Total transition investment is now measured in trillions, and growing
SVB’s troubles should not obscure the fact that promising clean technology will both need and get more investment. An estimated $755 billion was invested in the energy transition in 2021. According to BloombergNEF, that amount needs to triple by 2025 and then double by 2030 if the world is to reach its net-zero goals.
And these aren’t just goals. They are the north star guiding policies and markets in every corner of the world, from the Inflation Reduction Act (the climate bill passed in 2022) in the United States and REPower in Europe to the GX Strategy in Japan, the Panchamrit Strategy in India, and the latest 5-Year Plan in China.
In the United States, provisions in the Inflation Reduction Act, CHIPS and Science Act, and Infrastructure Investment and Jobs Act represent a quadrupling of climate spending. No matter what you’re trying to decarbonise, these government actions have made the task easier and more profitable.
…including from the private sector
The push by government is being matched by the private sector. Investors are creating nine-figure advance market commitments for emerging climate technologies and eleven-figure funds for more mature ones. Major industry coalitions, like the First Movers Coalition and Mission Possible Partnership, are taking on the hardest decarbonisation challenges — in steel, cement, plastics, petrochemicals, heavy trucking, maritime shipping, aviation, and food systems. And the financial sector is aligning behind them — for instance, the Glasgow Financial Alliance for Net Zero has pledged nearly $130 trillion toward the transition.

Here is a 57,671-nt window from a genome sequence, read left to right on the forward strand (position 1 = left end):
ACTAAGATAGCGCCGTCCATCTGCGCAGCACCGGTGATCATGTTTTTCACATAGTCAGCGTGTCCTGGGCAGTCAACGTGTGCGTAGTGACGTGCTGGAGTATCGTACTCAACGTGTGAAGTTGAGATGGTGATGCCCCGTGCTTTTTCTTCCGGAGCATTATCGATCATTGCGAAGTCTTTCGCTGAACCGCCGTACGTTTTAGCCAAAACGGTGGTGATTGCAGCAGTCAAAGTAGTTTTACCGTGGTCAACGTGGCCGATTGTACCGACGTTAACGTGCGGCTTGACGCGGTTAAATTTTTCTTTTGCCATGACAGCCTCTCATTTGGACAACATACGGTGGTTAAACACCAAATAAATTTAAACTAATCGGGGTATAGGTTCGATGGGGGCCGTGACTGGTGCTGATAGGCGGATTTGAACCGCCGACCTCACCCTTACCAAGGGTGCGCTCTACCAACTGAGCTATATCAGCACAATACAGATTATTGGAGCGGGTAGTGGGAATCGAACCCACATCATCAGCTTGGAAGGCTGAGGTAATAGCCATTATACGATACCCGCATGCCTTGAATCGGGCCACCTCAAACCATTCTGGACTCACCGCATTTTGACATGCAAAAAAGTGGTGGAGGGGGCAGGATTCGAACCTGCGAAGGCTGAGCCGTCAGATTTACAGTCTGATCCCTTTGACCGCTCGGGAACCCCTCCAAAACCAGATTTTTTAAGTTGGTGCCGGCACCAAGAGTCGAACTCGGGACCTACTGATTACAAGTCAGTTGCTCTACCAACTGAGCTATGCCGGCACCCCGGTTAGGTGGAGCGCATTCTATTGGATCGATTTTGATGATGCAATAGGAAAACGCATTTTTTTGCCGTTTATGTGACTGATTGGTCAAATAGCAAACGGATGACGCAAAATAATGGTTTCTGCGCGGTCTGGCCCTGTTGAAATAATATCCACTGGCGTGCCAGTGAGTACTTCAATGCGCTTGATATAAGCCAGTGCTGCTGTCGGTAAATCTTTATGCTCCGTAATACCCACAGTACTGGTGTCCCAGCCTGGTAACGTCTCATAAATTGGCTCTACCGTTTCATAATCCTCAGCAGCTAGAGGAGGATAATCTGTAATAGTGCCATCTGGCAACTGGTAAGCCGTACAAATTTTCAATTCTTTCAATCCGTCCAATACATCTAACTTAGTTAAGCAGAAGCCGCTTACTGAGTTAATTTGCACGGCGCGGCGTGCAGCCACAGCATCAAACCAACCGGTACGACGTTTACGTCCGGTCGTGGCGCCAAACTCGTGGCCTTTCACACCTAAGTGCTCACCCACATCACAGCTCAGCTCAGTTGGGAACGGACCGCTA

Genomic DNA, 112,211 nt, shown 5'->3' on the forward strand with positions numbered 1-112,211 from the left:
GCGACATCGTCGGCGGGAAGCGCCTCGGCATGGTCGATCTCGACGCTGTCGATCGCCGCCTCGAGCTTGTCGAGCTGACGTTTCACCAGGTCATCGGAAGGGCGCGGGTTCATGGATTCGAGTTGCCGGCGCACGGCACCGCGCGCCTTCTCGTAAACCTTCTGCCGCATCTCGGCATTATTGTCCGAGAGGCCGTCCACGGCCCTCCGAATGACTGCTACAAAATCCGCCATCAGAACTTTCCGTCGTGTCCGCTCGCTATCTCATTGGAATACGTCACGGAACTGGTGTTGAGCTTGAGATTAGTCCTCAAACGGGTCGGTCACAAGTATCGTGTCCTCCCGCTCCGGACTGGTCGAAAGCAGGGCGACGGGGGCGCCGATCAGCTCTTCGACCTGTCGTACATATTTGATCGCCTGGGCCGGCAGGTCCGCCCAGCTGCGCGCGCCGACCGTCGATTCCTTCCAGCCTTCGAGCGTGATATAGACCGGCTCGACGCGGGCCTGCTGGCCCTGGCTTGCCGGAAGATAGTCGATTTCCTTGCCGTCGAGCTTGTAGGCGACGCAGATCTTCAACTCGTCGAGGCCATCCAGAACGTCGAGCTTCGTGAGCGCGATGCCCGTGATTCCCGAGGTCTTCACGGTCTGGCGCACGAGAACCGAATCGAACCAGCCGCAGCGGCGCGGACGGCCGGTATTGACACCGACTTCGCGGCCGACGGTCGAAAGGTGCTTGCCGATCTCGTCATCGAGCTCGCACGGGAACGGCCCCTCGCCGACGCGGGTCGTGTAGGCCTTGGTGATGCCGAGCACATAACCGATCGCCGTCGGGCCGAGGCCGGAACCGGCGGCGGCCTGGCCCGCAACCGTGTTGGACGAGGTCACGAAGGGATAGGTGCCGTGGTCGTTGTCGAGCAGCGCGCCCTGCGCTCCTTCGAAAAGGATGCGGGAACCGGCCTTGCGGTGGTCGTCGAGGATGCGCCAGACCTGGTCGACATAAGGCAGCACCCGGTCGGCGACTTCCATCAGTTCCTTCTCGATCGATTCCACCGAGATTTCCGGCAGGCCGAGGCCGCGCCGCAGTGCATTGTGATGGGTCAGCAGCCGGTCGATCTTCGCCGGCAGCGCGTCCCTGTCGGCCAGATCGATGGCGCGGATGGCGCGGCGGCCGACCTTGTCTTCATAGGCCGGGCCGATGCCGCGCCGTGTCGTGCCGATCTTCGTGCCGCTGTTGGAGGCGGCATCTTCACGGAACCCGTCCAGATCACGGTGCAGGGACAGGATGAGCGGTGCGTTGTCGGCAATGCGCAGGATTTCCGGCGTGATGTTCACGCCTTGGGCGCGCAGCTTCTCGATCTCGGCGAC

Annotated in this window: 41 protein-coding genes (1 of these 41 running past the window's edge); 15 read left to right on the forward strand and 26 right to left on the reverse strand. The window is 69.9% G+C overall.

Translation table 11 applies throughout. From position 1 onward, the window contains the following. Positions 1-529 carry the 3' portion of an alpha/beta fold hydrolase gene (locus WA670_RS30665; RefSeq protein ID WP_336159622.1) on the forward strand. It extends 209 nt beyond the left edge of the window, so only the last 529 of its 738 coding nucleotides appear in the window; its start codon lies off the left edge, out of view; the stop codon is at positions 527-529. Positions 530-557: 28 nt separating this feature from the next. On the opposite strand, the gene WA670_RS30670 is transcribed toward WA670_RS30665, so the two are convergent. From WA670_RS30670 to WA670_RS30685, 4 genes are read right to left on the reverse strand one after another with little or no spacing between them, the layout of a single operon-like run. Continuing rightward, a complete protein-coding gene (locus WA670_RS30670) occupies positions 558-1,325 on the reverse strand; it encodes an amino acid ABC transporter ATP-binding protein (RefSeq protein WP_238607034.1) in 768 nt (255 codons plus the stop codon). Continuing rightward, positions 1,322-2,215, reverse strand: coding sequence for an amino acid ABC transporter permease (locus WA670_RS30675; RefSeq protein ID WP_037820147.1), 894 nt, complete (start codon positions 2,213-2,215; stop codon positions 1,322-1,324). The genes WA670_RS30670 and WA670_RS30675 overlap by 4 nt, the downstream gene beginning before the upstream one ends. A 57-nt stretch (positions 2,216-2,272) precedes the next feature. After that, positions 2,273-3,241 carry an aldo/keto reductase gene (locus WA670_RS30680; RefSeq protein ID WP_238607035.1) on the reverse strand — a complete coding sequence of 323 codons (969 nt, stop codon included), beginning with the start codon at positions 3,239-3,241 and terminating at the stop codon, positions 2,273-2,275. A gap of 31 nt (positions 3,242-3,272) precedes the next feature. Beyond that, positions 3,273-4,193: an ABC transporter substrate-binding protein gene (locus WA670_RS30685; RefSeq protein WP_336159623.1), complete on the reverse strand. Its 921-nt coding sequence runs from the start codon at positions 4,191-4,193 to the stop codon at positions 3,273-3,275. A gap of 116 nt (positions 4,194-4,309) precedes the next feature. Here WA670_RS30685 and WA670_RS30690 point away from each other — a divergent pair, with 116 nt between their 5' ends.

Altogether, these moves are accelerating an energy and climate transition flywheel that had already been gathering speed for years. Climate policy is improving climate tech economics, better climate tech economics is attracting more investment and effecting technology improvements, more investment and better technology is begetting more support for climate policy… ad infinitum.
The result? Overall fossil fuel consumption has peaked. New wind and solar are the cheapest sources of power in 96 percent of the world, EVs have reached price parity with gas-fueled vehicles, and green hydrogen will soon be cost-competitive with polluting feedstocks.
The benefits are widespread, meaning the political support will be too. There will always be Twitter trolls, but the energy transition is bipartisan: red states account for the highest per capita climate tech investment and the largest share of clean energy production.
These market shifts are inexorable, the policy shifts are durable, and the support for them will eventually be universal. The SVB implosion has caused some short-term pain, but it will, ultimately, be no more than a blip for climate tech companies and investors who align with bigger, broader economic and social forces — and with the future.
Rushad Nanavatty is a Managing Director and leads on Third Derivative and Urban Transformation at RMI
Colm Quinn is a Senior Editor at RMI
Amy Yanow Fairbanks is a Strategic Communications Manager, Third Derivative, at RMI
This article was first published on RMI.org, and has been reprinted with permission